A bullet discharged. Then another. And another. And another. And suddenly, a grocery store is transformed from the mundane to the horrible, hell on earth. People lay dead. People lay in a hospital holding onto life.
What we know about the shooter so far is that he lived in a fantasy of his own creation. He hated a woman he did not know. He shot at those unknown to him. I will not name him, giving him power over his victims: Gabrielle Giffords, Christina Taylor Green, John Roll, Gabe Zimmerman, Dorwan Stoddard, Phyllis Scheck and Dorothy Morris. They will not have their lives defined by another's violence.
I remember the start of my last year at seminary. On September 11, I remembered the stillness of that day when we all stopped what we were doing. My then brother-in-law was working near the World Trade Center in New York when the planes hit. He was lost to us in the first few hours, only to emerge from the dust cloud that had been the pride of New York.
After September 11, we stopped. We look around us past the increasing pace of life. We asked, why? We were shocked out of our usual games. One of St. Benedict's rule for spiritual renewal is to keep death in front of you. Those days after the horrible tragedy of September 11, we paused and reflected on who we were as a people and who we wanted to be. We were shaken out of our individual fantasies to the reality of the fragility of life. We were kinder to each other, for a little while. It did not last long, but for once we picked up our collective cross.
Now, there is a difference. Not long after the bullets, an opinion was voiced. Then another. And another. And another. Shattering the silence. Even before the families have mourned, we have not stopped playing our games of who is right and who is wrong. Westboro Baptist Church is planning to be at the funeral of the victims, claiming that the shooter is a messenger of God, trying to claim what they desire most, the public's attention. Pundits give us an ongoing scorecard of who can score political points.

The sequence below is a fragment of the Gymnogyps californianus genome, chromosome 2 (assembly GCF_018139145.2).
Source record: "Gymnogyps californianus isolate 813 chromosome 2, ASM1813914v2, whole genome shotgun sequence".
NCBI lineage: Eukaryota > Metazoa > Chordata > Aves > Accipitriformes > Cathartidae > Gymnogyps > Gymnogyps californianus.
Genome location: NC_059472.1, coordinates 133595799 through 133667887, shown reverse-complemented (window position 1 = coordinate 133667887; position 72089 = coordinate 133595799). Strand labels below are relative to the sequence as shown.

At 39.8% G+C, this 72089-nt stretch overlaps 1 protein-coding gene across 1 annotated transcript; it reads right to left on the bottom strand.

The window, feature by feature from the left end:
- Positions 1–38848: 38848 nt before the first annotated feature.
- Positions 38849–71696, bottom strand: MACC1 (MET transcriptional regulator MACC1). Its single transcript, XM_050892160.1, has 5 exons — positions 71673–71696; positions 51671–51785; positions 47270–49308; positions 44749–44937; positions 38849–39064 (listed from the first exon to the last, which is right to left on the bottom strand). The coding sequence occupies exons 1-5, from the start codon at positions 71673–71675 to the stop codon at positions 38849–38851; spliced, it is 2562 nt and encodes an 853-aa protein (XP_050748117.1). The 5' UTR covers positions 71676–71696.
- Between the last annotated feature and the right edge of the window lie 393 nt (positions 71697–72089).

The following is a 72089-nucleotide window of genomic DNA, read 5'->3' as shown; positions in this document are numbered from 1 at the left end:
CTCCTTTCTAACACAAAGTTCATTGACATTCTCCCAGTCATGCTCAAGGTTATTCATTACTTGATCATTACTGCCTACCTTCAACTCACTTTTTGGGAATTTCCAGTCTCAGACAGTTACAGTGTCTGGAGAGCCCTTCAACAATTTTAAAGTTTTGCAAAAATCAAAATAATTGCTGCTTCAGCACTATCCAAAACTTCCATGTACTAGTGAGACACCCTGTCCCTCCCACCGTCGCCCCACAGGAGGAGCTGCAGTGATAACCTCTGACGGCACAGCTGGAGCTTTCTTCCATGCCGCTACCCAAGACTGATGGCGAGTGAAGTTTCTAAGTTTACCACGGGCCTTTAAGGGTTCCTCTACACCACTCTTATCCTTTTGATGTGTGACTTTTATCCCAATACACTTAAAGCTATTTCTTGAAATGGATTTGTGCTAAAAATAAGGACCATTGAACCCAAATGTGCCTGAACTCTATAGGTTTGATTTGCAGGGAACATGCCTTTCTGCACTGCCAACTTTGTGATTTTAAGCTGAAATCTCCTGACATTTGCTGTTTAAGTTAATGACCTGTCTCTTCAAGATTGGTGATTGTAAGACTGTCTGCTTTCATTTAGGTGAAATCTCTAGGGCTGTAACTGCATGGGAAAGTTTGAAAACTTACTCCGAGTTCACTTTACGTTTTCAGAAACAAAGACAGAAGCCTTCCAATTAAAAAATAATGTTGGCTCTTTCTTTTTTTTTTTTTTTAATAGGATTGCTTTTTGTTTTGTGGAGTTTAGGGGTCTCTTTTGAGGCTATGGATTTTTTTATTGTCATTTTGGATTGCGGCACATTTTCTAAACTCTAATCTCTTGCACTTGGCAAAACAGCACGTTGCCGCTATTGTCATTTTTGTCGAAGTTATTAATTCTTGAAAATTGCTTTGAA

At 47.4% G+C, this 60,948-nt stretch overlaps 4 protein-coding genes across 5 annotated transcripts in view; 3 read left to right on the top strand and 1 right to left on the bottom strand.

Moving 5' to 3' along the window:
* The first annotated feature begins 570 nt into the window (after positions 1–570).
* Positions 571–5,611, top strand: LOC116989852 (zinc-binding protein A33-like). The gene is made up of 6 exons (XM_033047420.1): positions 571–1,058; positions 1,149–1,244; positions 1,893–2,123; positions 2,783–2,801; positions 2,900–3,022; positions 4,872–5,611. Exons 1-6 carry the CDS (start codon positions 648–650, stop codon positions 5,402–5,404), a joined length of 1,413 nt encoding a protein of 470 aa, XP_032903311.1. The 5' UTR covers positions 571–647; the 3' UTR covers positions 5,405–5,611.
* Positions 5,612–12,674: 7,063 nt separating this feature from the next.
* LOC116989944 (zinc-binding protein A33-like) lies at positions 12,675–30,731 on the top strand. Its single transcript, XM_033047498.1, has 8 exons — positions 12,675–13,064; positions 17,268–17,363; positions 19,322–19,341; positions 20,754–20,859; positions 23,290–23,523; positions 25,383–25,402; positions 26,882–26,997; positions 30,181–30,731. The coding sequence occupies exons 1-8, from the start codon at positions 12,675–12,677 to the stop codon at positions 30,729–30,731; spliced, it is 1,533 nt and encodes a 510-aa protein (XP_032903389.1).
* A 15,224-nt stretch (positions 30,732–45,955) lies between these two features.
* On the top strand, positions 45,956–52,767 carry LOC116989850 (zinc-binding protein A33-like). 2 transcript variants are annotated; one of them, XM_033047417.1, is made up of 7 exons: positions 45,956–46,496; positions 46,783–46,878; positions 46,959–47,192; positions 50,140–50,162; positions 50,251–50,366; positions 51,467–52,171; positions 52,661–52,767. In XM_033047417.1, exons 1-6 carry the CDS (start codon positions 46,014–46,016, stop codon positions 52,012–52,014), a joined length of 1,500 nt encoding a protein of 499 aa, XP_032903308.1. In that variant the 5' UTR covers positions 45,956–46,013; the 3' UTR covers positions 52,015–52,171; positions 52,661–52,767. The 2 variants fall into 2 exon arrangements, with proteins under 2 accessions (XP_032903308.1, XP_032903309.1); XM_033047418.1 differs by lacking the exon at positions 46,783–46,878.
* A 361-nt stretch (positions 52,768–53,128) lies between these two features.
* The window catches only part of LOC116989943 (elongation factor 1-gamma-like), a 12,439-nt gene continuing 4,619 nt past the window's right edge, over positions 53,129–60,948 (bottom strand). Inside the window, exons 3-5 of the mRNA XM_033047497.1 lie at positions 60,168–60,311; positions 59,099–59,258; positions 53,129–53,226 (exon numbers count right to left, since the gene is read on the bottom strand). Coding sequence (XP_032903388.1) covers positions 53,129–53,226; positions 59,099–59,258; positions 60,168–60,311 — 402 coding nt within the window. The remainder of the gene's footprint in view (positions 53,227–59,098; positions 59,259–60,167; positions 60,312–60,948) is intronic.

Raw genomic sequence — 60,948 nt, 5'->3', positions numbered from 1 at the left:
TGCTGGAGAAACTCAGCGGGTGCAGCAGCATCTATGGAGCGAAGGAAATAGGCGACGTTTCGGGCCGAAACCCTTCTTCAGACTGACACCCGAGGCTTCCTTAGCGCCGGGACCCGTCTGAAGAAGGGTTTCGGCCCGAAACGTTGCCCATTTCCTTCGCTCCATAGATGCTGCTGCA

I know many readers at this point have their dukes raised to answer any perceived attack. Let them down for once as Gabrielle fights for her life. Let's unclench our fists and clasp our hands in a sign of prayer, at least for a little while longer.
Today, stop and kiss your child on her forehead; caress your wife or husband; tell your parents you love them. Today, stop and do not ask whose side will benefit, who is wrong and who is right, but remember the delicate crystal gift that is our small lives. Remember that love is the better portion. Remember that we are all ashes and to ashes we will return. One day, for all of us, the mundane will become something different.
Ernesto Tinajero is a freelance writer in Spokane, Washington, who earned his master's degree in theology from Fuller Seminary. Visit his blog at beingandfaith.blogspot.com.